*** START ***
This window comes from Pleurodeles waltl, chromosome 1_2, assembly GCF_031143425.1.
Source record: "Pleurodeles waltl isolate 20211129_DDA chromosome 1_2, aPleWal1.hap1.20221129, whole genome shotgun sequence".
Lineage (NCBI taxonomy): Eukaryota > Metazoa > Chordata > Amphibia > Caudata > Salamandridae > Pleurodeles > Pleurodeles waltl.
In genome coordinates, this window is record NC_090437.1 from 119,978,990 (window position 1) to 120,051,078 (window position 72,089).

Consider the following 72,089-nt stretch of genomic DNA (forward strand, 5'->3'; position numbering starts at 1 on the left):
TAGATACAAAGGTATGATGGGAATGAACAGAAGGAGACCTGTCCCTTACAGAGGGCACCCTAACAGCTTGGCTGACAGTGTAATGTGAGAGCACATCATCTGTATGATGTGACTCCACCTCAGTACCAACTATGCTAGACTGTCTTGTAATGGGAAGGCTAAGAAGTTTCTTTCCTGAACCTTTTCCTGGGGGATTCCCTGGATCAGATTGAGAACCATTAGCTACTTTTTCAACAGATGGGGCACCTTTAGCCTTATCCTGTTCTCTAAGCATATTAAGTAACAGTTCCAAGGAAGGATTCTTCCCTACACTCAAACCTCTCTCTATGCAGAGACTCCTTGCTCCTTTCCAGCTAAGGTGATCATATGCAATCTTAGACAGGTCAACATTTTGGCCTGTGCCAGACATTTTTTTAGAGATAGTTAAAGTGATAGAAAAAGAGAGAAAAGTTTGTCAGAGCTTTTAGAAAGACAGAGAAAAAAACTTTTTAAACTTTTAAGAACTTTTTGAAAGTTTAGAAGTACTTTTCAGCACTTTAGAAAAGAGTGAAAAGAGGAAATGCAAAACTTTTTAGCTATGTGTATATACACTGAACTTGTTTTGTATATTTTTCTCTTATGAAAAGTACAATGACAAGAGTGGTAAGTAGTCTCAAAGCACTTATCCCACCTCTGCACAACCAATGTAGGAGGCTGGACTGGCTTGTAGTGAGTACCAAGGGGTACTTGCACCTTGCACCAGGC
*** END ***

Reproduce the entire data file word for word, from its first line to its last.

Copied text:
This window comes from Pleurodeles waltl, chromosome 1_2, assembly GCF_031143425.1.
Source record: "Pleurodeles waltl isolate 20211129_DDA chromosome 1_2, aPleWal1.hap1.20221129, whole genome shotgun sequence".
Lineage (NCBI taxonomy): Eukaryota > Metazoa > Chordata > Amphibia > Caudata > Salamandridae > Pleurodeles > Pleurodeles waltl.
In genome coordinates, this window is record NC_090437.1 from 119,978,990 (window position 1) to 120,051,078 (window position 72,089).

Consider the following 72,089-nt stretch of genomic DNA (forward strand, 5'->3'; position numbering starts at 1 on the left):
TAGATACAAAGGTATGATGGGAATGAACAGAAGGAGACCTGTCCCTTACAGAGGGCACCCTAACAGCTTGGCTGACAGTGTAATGTGAGAGCACATCATCTGTATGATGTGACTCCACCTCAGTACCAACTATGCTAGACTGTCTTGTAATGGGAAGGCTAAGAAGTTTCTTTCCTGAACCTTTTCCTGGGGGATTCCCTGGATCAGATTGAGAACCATTAGCTACTTTTTCAACAGATGGGGCACCTTTAGCCTTATCCTGTTCTCTAAGCATATTAAGTAACAGTTCCAAGGAAGGATTCTTCCCTACACTCAAACCTCTCTCTATGCAGAGACTCCTTGCTCCTTTCCAGCTAAGGTGATCATATGCAATCTTAGACAGGTCAACATTTTGGCCTGTGCCAGACATTTTTTTAGAGATAGTTAAAGTGATAGAAAAAGAGAGAAAAGTTTGTCAGAGCTTTTAGAAAGACAGAGAAAAAAACTTTTTAAACTTTTAAGAACTTTTTGAAAGTTTAGAAGTACTTTTCAGCACTTTAGAAAAGAGTGAAAAGAGGAAATGCAAAACTTTTTAGCTATGTGTATATACACTGAACTTGTTTTGTATATTTTTCTCTTATGAAAAGTACAATGACAAGAGTGGTAAGTAGTCTCAAAGCACTTATCCCACCTCTGCACAACCAATGTAGGAGGCTGGACTGGCTTGTAGTGAGTACCAAGGGGTACTTGCACCTTGCACCAGGC